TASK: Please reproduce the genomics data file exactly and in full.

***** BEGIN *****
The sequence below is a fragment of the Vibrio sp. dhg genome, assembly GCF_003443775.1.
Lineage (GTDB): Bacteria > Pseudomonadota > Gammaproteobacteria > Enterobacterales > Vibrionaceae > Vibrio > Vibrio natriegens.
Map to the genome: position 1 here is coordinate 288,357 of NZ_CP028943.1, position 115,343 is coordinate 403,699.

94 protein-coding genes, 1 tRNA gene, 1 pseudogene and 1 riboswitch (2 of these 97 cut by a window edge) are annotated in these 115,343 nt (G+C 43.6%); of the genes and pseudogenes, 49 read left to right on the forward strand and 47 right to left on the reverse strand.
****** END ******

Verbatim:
The sequence below is a fragment of the Vibrio sp. dhg genome, assembly GCF_003443775.1.
Lineage (GTDB): Bacteria > Pseudomonadota > Gammaproteobacteria > Enterobacterales > Vibrionaceae > Vibrio > Vibrio natriegens.
Map to the genome: position 1 here is coordinate 288,357 of NZ_CP028943.1, position 115,343 is coordinate 403,699.

94 protein-coding genes, 1 tRNA gene, 1 pseudogene and 1 riboswitch (2 of these 97 cut by a window edge) are annotated in these 115,343 nt (G+C 43.6%); of the genes and pseudogenes, 49 read left to right on the forward strand and 47 right to left on the reverse strand.